The reality is that most of those minorities actually face much tougher problems at home and in the streets than in school, unlucky enough to come of age during the disaster that was The Great Society. LBJ and his Democrat Party friends, embarrassed by centuries of support for Jim Crow, including Al Gore Sr. (who infamously tried to filibuster the Civil Rights Act of 1964), tried to help them by making them dependent on government, with this ingenious plan: pay young black women to have babies and not get married. Well, this worked out like you might expect a perverse financial incentive to work out: it destroyed the urban black family unit in most cities across the United States, and in the process, decimated hundreds of neighborhoods, schools, and local businesses, and led directly to the gang and drug culture that reigns supreme in those same places today.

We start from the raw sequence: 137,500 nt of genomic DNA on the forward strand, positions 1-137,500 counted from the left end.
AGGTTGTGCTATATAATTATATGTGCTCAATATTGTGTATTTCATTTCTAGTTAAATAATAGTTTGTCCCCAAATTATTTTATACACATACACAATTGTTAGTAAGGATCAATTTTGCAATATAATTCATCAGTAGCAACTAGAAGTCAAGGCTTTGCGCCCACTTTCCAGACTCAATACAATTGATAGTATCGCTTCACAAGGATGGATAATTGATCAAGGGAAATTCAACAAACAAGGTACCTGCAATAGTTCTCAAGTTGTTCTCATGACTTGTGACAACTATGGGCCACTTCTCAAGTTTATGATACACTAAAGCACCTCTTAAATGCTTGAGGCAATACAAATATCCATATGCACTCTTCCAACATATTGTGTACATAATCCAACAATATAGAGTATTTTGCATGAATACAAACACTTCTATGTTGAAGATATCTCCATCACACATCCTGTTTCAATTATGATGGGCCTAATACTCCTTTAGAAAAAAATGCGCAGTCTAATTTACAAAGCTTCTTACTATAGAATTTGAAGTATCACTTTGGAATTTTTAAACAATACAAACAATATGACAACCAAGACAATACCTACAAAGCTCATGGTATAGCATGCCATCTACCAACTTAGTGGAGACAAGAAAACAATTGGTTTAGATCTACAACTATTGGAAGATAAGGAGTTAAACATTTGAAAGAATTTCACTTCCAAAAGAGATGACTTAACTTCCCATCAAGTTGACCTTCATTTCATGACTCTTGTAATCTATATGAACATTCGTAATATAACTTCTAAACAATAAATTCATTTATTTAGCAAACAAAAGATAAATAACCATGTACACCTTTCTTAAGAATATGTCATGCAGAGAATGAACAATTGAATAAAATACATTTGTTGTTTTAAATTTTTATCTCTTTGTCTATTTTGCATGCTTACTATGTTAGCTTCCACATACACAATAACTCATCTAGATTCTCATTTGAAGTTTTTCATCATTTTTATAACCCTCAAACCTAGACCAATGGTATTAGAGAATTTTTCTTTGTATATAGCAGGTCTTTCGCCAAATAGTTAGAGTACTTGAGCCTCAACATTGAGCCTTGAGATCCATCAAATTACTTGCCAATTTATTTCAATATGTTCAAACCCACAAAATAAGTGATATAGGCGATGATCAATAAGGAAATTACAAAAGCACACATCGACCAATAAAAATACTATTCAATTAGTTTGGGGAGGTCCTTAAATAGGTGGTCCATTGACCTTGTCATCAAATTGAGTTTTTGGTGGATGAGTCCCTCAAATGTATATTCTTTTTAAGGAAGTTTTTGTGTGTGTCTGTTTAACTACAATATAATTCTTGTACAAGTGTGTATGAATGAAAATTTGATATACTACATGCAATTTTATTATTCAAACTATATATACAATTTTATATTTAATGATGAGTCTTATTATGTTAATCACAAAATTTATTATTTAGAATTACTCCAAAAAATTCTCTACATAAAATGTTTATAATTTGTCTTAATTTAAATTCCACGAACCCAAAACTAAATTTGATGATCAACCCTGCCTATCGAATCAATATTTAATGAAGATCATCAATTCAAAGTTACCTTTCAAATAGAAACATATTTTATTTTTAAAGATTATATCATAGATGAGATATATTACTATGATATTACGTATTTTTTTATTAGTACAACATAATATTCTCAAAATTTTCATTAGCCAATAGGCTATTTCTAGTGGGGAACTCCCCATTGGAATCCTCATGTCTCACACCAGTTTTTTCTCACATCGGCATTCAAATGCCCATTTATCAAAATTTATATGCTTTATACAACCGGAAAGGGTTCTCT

The Great Society? How about The Great Disaster? That’s more accurate.
Teaching people less does not help them more. How could it? How does passing kids who should fail, and giving kids A’s and B’s when they should get C’s and D’s, help them in any way, shape or form? The popular theory, that giving them better grades than they deserve helps them manage their feelings better, is both counterintuitive and obviously not working.
The value of the education comes not from the letter grade but from the gains in knowledge that the letter grade is supposed to represent.
It’s just a symbol, meant to represent something real: the knowledge gained. And if there is nothing real behind it, it becomes worse than meaningless – because it is deceptive.
And then, on top of all that: by focusing on closing achievement gaps, and by dumbing down curriculums, we necessarily removed focus on higher-achieving students and have left them to languish, with no “higher bar” to shoot for, no emphasis on excellence for the sake of excellence, no reinforcement of the idea that knowing “stuff” is really the essential root of what the word “education” is all about.
You reap what you sow, friends. You reap what you sow.